The (Other) iTunes $0.99 Movie of the Week: ‘Neruda’
Every week, the folks at iTunes find a movie they like and make it available to rent for the low, low price of $0.99. I’m here to tell you whether that film is worth your hard-earned dollar.
The featured $0.99 move this week is a little documentary called I Am Not Your Negro. Directed by Raoul Peck and narrated by Samuel L. Jackson, the film examines civil rights struggles past and present through the prism of an unfinished manuscript from James Baldwin. I Am Not Your Negro challenges the very notion of the American ideal. It’s one of the most important documentaries made in the last decade. You owe it to yourself to see it. At $0.99, there’s no legit reason you shouldn’t. See that you do. As it happens, the other $0.99 movie this week was one of my few ‘must see of films 2016’ that I didn’t actually get to see. So …
This week, Pablo Larraín examines the life poetic/political with his anti-biopic Neruda.
I Was Made of Paper
When the Chilean government outlawed Communism in the late 1940s, Nobel Prize winning poet (and staunch Communist) Pablo Neruda became a fugitive in his own country. Pursued relentlessly by Chilean police forces, Neruda went underground. He stayed on the move. He kept writing. And he became the voice of Chile’s exploited working class. Neruda is his story.
Now I’m Made of Blood
Well, sort of. That synopsis might leave you thinking that Neruda is another one of those stuffy biopics out to glorify its subject with an absurdly idealized version of their life and work. It isn’t. Directed with esoteric flair by Pablo Larraín (Jackie) Neruda plays fast and loose with the facts and fictions of Neruda’s life and feels less like a biopic than a fanciful fiction derived from biographical information. One that pays more heed to what the poet meant to Chile than who he was as a man.
Set in 1948 – over the final months before his exile from Chile – Neruda is a film almost consumed by its sense of time and place. A time when ideals could still be dangerous. A time when poetry still had the power to inspire everyday people. And a world where political upheaval was commonplace. Larraín recreates that world with a staggering eye for detail. His film is so thick with period accuracy you can virtually smell the streets of Santiago, the brothels of Valparaiso and the snowy ridges of the Andes.
Larraín and Screenwriter Guillermo Calderón play straight with the general facts surrounding Neruda’s political exile as well, laying out the actions and political maneuvering that led to the poet’s exile with the precision of documentarians. The combination of period accuracy and factual detail cast a sense of hyper-reality over much of the action. That Larraín & Co. undermine that sense of reality at every turn is what makes Neruda such a captivating film.
Though I’m not certain captivating is exactly the right word. Neruda is an absorbing film to be certain. At times it’s utterly confounding. Other times it’s quite funny. It’s heartfelt and insightful. From start to finish, it’s just a thrilling film to experience. And it is an experience. One that sees Larraín & Co use every trick in their cinematic arsenal to fuse the poetics and politics of a supremely complex human being with the pulpy flare of a dime store detective novel. What they find in the mix is a giddily offbeat tale of head vs. heart and fact vs. fiction that might’ve sprung from the mind of the poet himself.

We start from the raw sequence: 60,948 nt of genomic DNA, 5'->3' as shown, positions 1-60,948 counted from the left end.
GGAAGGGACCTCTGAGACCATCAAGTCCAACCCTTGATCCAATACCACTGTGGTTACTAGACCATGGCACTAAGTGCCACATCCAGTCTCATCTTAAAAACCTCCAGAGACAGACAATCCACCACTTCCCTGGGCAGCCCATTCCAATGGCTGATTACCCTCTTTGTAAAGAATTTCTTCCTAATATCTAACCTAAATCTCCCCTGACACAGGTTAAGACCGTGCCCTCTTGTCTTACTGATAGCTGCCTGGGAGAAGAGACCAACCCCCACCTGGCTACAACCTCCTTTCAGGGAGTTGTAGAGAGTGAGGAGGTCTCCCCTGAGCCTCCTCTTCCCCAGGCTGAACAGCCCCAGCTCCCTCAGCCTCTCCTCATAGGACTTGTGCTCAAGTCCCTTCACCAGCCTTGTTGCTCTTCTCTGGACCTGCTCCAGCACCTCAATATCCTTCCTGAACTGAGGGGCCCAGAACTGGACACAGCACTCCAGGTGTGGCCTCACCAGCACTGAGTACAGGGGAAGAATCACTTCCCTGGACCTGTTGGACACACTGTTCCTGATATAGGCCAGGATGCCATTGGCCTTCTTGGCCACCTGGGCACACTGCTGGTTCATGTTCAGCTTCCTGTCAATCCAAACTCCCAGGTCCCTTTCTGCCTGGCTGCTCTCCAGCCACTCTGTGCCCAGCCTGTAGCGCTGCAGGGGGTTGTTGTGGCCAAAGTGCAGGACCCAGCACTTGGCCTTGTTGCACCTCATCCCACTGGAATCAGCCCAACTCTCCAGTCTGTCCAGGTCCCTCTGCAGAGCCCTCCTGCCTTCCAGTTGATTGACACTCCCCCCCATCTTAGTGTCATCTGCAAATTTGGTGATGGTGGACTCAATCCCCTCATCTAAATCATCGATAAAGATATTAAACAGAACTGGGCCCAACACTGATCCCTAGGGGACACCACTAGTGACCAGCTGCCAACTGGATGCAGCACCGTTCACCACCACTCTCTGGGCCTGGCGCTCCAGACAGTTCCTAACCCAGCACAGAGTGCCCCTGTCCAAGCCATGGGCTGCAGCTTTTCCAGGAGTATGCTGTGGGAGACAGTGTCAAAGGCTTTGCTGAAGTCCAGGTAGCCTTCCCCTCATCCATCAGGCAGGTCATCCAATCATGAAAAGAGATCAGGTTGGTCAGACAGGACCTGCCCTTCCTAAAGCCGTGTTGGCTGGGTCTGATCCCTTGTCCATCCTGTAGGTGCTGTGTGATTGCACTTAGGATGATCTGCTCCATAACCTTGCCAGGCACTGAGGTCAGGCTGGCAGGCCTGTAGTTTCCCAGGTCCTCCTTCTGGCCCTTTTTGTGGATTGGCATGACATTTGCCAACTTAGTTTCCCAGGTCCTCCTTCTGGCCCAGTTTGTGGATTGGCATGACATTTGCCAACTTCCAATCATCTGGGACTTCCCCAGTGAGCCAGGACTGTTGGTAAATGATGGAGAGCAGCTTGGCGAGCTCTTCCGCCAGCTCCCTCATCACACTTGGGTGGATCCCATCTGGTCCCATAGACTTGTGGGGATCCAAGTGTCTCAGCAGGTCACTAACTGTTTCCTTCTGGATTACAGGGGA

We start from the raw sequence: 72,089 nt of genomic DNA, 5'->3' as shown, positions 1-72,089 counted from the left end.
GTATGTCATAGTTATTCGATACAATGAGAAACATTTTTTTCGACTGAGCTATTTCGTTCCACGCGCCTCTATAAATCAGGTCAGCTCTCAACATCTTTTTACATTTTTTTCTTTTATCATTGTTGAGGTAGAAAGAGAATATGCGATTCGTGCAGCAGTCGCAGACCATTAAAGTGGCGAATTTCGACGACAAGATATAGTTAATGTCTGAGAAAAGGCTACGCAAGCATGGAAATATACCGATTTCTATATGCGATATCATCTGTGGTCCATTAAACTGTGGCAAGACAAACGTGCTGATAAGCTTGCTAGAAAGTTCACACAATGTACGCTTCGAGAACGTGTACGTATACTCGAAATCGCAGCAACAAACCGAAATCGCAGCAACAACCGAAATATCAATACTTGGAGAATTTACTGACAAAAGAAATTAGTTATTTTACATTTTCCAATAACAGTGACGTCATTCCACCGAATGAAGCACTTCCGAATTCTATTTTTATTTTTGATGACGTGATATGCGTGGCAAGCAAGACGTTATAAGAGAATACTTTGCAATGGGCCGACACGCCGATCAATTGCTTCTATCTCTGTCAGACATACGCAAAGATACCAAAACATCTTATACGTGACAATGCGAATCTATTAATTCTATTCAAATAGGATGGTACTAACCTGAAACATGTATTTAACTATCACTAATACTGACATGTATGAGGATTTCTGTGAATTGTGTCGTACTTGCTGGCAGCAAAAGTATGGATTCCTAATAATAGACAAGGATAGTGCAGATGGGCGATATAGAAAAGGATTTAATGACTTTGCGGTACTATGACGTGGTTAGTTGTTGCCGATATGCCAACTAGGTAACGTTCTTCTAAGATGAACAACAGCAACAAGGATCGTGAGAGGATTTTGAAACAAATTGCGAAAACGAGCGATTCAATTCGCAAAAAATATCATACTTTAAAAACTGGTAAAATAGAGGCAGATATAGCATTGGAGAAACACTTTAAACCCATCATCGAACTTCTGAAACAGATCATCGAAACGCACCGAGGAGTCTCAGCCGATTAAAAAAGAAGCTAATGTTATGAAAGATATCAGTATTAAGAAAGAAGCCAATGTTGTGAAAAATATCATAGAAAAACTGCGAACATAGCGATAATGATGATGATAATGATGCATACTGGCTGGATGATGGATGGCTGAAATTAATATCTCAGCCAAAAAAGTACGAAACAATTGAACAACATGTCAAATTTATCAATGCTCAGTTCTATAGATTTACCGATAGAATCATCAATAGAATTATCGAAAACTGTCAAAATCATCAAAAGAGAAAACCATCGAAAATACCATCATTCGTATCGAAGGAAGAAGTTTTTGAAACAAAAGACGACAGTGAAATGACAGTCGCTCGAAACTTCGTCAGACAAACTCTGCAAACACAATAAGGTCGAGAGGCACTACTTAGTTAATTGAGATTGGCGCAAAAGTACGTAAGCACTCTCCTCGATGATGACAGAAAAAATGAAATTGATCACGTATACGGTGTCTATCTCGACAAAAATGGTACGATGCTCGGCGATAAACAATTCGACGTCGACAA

And as a whole, Neruda often plays like poetry. Images shift in scene giving the appearance of a character traveling time and space in the course of a single sentence. Voice-over washes in and out of the action bridging poetic ramblings with the hard-boiled narration of detective fiction. Lens flares cast an otherworldly calm over certain scenes and a nightmarish glare over others. Through every moody moment, Larraín never loses focus of his story. Neruda shifts and turns and rambles with an almost stream-of-conscious disjointedness. But it always makes sense. It rambles, but it’s also compact … even exacting in its execution. And it never feels quite as odd as it should as a result.
Of course, the performances of Luis Gnecco and Gael Garciá Bernal are largely responsible for anchoring the film to any sense of reality. Gnecco in particular shines as Neruda, portraying the poet as part charlatan, part savior. He imbues the character with a cerebral, bourgeois sort of arrogance that’s often off-putting, but he eases that arrogance into an endearing empathy when the poet is surrounded by the common people he fights for. It’s a complex and commanding performance that should’ve gotten a lot more attention during awards season.
The same can be said for Bernal who approaches his role with a dedication rarely seen on-screen these days. His Peluchonneau seems to be an amalgamation of every fictional detective from Sam Spade to Jacques Clouseau. He’s tragic and naive, self-effacing and self-aware, eternally straight-faced but witty. But Bernal plays every emotion and every scene with such sincerity that you often find yourself rooting for him to catch his man … even if you know he never will.
In the end, it’s sincerity that ties every glorious frame of Neruda together. It bleeds through the film with the rhythm and beauty of verse. It grounds its subjects in reality even as it pushes them towards farce. And it makes Neruda the rarest of biopics that understands an artist’s influence in the world is often more important than their place in it.
You bet. With exquisite music, writing, cinematography, editing, acting, et. al. Neruda is as inventive and as soul-stirring as anything the master poet himself could have conjured. It’s one of the most complete films you’ll ever see. And I can guarantee you’ve never seen anything quite like it. So yes, Neruda is an absolute steal at $0.99. Don’t you dare miss it.